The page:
Crypto companies were put on notice on Monday when New York regulators issued a new warning about how to properly handle their customers' digital assets.

In an open letter addressed to the industry, the New York Department of Financial Services (NYDFS) outlined how customer assets should be separated from each other, how they should be used by custodians, and how to maintain the proper disclosures required when holding on to digital assets for clients.

The new set of guidelines applies to companies that operate in New York state and hold a BitLicense, a business license issued by New York beginning in 2015 to companies involved in digital asset activities.


The notice comes as federal prosecutors in New York dig further into the collapse of FTX under founder and former CEO Sam Bankman-Fried, who is accused of funneling billions of dollars worth of customer assets from the exchange to fuel trades at his now-defunct hedge fund Alameda Research.

“As stewards of others’ assets, virtual currency entities that act as custodians [...] must have robust processes in place, akin to traditional financial service providers,” the NYDFS stated.

Asset custodians—such as America’s oldest bank, BNY Mellon—play the crucial role in finance of holding on to customer assets, whether they be funds or stocks, in an organized and secure manner. The new guidelines more specifically outline how digital assets should be handled.

The regulator advised custodians to keep digital assets that belong to others separate from those that belong to the custodian itself, for example, both on-chain and in the custodian’s internal books, while maintaining appropriate records.


It also asserted that assets under the control of a custodian should only be held for the purpose of safekeeping, and custodians “will not thereby establish a debtor-creditor relationship with the customer” when the possession of the digital assets is transferred.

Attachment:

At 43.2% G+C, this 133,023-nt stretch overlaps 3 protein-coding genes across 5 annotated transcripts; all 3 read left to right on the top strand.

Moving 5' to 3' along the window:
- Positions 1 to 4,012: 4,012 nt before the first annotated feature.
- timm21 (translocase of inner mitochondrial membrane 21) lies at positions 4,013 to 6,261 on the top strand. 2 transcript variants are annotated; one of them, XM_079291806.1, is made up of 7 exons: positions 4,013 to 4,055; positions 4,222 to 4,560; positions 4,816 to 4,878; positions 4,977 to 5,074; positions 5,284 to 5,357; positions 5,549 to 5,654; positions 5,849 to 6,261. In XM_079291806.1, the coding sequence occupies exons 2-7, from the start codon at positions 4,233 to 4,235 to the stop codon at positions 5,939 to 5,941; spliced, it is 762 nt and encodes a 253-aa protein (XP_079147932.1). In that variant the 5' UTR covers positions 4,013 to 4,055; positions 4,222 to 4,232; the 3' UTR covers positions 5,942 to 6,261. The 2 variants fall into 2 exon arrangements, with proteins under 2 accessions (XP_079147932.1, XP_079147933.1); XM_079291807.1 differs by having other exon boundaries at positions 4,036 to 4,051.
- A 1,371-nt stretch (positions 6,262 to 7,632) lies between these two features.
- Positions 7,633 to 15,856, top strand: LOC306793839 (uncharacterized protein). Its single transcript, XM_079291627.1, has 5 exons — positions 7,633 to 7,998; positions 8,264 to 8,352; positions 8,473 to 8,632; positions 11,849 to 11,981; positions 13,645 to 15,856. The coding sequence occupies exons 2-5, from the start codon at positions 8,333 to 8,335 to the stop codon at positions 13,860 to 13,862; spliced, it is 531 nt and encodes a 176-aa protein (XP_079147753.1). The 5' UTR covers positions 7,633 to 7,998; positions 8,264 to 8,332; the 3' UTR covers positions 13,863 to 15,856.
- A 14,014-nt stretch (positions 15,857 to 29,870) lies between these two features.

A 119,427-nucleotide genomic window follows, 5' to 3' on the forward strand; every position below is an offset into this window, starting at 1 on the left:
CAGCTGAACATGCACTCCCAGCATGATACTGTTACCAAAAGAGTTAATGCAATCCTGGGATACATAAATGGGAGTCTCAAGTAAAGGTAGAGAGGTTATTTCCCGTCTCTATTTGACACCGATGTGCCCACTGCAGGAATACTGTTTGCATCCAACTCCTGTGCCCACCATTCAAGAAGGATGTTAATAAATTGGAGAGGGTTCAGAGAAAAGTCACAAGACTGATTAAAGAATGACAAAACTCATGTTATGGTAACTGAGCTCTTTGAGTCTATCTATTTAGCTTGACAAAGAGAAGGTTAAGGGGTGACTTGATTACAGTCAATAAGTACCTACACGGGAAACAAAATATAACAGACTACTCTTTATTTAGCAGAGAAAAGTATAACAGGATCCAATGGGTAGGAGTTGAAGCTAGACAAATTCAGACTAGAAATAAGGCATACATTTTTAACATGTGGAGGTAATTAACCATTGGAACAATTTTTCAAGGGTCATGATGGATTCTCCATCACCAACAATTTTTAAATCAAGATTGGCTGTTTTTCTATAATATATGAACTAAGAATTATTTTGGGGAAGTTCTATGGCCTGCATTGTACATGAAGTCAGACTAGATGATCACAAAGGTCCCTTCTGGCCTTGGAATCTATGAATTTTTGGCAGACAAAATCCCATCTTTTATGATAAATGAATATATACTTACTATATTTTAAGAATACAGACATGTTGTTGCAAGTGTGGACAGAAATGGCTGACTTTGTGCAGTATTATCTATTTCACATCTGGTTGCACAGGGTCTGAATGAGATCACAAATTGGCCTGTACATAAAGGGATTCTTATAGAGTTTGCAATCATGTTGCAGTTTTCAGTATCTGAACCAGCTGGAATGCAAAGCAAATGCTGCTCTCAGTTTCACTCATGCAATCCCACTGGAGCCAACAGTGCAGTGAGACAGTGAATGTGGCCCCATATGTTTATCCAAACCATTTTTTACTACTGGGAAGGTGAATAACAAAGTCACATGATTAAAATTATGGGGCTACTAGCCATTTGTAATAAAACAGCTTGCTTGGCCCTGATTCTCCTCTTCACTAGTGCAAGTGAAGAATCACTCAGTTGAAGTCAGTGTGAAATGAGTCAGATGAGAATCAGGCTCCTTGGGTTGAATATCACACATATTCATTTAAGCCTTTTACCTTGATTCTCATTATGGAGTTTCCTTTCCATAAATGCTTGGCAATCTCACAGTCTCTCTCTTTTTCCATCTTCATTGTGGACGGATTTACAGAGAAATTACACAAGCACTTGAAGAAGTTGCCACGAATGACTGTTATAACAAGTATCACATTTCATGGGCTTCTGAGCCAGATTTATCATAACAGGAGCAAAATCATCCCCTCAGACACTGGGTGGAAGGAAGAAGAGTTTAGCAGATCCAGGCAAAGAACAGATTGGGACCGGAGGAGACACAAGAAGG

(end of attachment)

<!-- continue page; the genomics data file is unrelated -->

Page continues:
Custodians are also required to provide their customers with written disclosures that specify specific arrangements, such as how the custodian “segregates and accounts for the virtual currency held in custody, as well as the customer's retained property interest in the virtual currency.”

In crafting the new guidelines, the agency said it conducted a “robust analysis of the existing regulatory landscape,” examined market trends, and spoke with industry players as well other state and federal regulators.

While the new rules are straightforward, BitLicenses have had a controversial reputation among some members of the crypto community who have critiqued them in the past, such as Kraken CEO Jesse Powell.

The exchange’s CEO pulled Kraken out of the state in 2015 in response to the regulatory framework in New York. Years later, he compared the state to "an abusive, controlling ex you broke up with 3 years ago but they keep stalking you."

As recently as May of last year, Powell remained critical of BitLicenses, calling out the regulation as burdensome to the digital assets industry.

"After all this time, I mean, if we just looked back and did a study of the economic damage done by the BitLicense, I'm sure it would be tremendous—in the billions of dollars," he said on an episode of Decrypt’s gm podcast.

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